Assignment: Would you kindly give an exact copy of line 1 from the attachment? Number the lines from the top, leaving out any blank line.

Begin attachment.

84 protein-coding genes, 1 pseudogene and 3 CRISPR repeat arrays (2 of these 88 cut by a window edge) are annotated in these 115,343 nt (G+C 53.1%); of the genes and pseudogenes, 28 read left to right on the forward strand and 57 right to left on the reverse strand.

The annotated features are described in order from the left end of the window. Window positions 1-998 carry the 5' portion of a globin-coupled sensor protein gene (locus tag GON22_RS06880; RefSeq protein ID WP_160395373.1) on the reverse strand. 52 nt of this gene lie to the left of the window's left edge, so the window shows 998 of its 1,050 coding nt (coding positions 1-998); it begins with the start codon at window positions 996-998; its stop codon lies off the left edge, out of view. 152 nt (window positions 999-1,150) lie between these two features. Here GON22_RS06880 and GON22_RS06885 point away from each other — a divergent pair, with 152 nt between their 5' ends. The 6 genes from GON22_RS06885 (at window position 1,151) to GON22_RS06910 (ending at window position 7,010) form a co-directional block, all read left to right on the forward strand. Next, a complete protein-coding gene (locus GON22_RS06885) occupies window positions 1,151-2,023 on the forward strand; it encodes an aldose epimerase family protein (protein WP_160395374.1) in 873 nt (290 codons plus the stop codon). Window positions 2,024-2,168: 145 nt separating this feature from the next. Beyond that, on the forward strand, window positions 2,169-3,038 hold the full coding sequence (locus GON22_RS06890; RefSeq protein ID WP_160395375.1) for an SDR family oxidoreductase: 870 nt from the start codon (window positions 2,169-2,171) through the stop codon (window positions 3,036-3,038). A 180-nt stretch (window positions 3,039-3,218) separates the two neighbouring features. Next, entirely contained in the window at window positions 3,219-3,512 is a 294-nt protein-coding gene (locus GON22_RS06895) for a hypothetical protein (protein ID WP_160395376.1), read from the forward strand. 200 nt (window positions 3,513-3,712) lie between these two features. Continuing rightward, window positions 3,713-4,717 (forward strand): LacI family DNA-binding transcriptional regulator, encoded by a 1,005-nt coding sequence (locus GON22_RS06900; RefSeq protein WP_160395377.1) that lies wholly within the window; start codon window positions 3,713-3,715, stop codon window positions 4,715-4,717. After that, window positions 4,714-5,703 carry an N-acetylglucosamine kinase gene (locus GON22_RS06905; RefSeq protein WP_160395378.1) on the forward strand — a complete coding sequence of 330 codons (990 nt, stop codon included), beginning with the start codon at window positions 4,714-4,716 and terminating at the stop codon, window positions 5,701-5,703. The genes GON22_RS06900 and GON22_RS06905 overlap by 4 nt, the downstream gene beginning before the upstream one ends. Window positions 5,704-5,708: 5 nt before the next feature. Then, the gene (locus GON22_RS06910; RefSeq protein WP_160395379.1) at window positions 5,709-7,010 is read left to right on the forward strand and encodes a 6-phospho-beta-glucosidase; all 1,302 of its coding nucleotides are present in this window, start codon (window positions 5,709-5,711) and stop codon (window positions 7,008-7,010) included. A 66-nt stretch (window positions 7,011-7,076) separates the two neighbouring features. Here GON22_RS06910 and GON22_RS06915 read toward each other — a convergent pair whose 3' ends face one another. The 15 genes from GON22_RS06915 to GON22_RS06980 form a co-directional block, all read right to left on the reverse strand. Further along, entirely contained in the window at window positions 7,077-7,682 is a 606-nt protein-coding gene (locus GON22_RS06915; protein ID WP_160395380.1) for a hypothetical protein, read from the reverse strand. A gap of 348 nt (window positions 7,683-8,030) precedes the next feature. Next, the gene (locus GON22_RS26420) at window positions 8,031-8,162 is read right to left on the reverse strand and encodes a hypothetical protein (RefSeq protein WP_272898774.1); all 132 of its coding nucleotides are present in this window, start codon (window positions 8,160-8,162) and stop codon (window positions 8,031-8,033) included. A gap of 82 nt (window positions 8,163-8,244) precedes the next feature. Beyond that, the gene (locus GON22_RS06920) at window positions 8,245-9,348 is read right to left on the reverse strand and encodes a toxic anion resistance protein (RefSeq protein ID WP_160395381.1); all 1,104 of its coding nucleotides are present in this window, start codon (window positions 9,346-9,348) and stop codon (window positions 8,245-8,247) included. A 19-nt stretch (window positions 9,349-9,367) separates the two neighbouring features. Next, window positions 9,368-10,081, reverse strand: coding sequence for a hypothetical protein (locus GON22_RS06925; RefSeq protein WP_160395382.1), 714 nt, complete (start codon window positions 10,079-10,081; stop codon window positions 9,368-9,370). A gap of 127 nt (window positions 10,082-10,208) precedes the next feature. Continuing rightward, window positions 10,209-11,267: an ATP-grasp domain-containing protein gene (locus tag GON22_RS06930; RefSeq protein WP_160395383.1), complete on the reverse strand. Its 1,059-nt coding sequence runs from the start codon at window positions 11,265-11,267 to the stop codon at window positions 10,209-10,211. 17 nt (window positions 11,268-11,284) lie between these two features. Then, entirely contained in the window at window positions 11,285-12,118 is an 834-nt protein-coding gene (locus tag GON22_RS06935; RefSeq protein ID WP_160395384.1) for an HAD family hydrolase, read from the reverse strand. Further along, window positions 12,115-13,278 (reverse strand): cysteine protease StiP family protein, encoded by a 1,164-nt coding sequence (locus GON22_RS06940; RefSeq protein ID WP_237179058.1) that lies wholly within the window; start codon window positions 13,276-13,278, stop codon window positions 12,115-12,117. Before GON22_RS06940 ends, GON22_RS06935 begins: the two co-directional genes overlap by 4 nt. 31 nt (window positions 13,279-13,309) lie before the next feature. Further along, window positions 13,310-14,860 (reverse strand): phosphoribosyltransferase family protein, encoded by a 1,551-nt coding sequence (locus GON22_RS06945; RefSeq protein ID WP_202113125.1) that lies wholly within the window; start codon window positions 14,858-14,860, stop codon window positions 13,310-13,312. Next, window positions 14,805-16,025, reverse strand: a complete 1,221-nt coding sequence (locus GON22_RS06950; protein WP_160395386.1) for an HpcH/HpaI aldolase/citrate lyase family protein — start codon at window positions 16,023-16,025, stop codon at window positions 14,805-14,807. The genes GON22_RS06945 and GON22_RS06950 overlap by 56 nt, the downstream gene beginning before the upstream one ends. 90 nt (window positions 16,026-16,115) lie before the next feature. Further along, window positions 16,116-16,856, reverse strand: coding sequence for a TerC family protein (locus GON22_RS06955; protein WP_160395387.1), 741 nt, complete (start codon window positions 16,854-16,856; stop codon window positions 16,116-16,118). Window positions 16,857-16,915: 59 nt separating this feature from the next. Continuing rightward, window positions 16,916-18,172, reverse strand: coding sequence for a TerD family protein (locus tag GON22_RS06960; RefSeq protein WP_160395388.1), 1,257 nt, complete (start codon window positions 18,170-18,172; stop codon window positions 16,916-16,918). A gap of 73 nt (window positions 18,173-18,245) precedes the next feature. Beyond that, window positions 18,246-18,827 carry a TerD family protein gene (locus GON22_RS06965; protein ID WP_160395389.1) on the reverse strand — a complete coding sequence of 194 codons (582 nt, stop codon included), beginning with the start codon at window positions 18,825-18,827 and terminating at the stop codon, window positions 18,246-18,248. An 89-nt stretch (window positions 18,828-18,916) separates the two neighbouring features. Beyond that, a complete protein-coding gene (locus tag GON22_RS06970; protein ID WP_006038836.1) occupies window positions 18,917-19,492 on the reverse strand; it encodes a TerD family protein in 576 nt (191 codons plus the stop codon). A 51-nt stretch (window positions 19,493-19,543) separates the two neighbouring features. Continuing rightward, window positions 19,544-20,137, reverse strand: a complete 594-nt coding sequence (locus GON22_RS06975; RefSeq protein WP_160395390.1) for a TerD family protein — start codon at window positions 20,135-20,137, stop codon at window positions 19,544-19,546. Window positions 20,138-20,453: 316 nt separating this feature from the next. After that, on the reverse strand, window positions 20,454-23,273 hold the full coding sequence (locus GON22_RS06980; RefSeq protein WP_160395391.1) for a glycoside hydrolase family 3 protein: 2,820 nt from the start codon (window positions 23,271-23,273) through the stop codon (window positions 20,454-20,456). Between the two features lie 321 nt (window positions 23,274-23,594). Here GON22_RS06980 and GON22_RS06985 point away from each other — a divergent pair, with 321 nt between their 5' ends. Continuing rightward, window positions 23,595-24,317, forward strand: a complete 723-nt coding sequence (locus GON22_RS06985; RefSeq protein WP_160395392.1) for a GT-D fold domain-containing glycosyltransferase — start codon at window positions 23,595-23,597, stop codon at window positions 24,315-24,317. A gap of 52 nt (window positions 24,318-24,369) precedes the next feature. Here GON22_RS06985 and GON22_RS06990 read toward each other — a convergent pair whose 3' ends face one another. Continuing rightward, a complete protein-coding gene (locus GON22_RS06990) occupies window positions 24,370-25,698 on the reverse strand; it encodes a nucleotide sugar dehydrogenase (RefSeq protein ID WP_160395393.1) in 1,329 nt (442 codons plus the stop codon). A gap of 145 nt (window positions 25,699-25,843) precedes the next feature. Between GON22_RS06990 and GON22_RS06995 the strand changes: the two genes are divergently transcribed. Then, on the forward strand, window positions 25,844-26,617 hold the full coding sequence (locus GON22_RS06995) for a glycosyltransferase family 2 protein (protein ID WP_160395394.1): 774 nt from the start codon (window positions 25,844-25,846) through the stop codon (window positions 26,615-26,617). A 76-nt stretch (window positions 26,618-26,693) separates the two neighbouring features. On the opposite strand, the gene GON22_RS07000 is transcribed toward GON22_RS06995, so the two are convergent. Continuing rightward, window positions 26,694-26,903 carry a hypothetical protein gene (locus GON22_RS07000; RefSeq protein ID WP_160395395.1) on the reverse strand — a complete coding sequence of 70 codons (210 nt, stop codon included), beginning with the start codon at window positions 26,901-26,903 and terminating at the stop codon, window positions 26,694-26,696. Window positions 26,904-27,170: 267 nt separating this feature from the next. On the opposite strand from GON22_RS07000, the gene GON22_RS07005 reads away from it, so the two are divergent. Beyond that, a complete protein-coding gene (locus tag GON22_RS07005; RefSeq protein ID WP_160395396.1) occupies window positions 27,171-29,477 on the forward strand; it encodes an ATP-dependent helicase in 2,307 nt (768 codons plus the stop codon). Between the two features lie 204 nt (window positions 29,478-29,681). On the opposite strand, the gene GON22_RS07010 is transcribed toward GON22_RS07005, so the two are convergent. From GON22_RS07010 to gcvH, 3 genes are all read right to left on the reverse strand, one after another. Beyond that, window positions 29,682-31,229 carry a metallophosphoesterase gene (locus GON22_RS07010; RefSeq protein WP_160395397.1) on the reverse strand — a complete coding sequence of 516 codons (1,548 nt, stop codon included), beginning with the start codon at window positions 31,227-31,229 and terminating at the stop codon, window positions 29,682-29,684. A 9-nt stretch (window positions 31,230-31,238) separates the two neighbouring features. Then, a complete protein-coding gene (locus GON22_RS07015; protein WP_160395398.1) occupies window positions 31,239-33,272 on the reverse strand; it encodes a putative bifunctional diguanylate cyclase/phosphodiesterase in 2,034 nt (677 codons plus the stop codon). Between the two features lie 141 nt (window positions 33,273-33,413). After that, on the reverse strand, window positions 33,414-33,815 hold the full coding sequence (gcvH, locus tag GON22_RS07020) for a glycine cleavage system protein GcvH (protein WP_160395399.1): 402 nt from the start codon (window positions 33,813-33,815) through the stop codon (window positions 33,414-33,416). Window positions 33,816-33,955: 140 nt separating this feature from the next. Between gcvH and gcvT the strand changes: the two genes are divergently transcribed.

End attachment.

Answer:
84 protein-coding genes, 1 pseudogene and 3 CRISPR repeat arrays (2 of these 88 cut by a window edge) are annotated in these 115,343 nt (G+C 53.1%); of the genes and pseudogenes, 28 read left to right on the forward strand and 57 right to left on the reverse strand.